Minn. appeals court dismisses petition to undo wolf hunt

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Two groups that have been leading the campaign against Minnesota's wolf hunting season lost another battle in court Tuesday.

Minnesota's Court of Appeals dismissed a petition filed by the Center for Biological Diversity and Howling for Wolves that aims to undo rules that allowed for the state's wolf hunting and trapping season, the Associated Press reports.

The judges claimed the groups lacked sufficient legal standing to challenge the Minnesota Department of Natural Resources' rules.

State lawmakers authorized the first-ever state managed wolf hunt last year shortly after wolves came off the list for federal protection.

The DNR and wolf biologists have maintained that the hunt helps manage the population and has no impact on the long-term viability of wolves in the state.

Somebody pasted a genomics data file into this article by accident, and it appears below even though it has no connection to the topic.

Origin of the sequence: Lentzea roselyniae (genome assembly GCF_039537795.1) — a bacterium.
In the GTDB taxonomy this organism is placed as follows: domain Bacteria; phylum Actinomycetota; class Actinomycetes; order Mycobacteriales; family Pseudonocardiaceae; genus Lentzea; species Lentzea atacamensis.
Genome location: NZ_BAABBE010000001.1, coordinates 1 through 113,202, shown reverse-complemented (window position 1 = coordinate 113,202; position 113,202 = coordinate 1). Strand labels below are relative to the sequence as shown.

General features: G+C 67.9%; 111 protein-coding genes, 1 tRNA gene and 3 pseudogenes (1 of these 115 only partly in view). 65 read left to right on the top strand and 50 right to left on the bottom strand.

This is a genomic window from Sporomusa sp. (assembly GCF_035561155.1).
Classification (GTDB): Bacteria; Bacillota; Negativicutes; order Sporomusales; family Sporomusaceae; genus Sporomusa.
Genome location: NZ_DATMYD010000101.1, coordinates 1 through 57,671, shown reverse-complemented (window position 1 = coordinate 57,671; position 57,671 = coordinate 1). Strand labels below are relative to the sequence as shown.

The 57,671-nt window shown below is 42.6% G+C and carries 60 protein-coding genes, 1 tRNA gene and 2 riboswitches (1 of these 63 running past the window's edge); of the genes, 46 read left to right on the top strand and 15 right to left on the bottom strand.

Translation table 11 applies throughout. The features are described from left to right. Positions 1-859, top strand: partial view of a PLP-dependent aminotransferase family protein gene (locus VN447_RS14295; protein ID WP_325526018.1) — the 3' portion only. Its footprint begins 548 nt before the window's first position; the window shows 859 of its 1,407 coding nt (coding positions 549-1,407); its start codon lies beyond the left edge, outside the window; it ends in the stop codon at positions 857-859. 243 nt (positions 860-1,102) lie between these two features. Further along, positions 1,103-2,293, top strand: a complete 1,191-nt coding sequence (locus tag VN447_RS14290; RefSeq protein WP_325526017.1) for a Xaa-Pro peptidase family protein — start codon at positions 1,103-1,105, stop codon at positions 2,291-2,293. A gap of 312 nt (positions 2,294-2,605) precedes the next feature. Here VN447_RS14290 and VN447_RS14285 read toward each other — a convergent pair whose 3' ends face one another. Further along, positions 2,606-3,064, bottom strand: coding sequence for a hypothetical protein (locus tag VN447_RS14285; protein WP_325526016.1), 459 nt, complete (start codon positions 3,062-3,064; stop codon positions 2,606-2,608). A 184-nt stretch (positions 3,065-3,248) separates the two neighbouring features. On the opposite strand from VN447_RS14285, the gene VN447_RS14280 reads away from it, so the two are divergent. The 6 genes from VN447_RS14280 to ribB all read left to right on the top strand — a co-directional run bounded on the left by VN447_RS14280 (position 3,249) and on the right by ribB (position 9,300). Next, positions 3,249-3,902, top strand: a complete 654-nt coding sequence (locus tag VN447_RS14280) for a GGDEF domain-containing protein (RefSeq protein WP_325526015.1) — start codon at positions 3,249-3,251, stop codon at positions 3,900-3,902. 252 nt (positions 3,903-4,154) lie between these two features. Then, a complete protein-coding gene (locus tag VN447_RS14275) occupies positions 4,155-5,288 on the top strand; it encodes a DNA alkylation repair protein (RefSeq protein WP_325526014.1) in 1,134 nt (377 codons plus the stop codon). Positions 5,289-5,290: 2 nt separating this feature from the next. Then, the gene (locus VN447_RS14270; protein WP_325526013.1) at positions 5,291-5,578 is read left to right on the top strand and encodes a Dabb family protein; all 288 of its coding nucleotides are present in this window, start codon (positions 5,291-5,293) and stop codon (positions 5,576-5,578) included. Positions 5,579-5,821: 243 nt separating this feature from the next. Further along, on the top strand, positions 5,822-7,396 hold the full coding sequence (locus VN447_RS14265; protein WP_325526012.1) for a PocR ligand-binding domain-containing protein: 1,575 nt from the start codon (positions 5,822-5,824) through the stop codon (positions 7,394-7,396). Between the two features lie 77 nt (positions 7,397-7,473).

Hunters and trappers killed 413 wolves during the season and another 298 were killed for predator control.

There was a little push by local lawmakers to reinstate a five-year moratorium on wolf hunting during the most recent legislative session, but the bill never made it farther than committee approval.

In February, The Humane Society of the United States filed a lawsuit in federal court against the U.S. Fish and Wildlife Service and its parent agency, the U.S. Department of the Interior, that aims to restore protections for gray wolves in Minnesota, Wisconsin and Michigan.

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The Minnesota Court of Appeals will not block Minnesota's wolf hunt scheduled for Nov. 3. The three-judge panel said The Center for Biological Diversity and Howling for Wolves failed to show that the season would cause irreparable harm. About 6,000 hunters will receive permits for the first ever organized wolf hunt in the state. Experts say wolves are much smarter than deer or ducks and it's unlikely Minnesota will reach their target harvest of 400 wolves.

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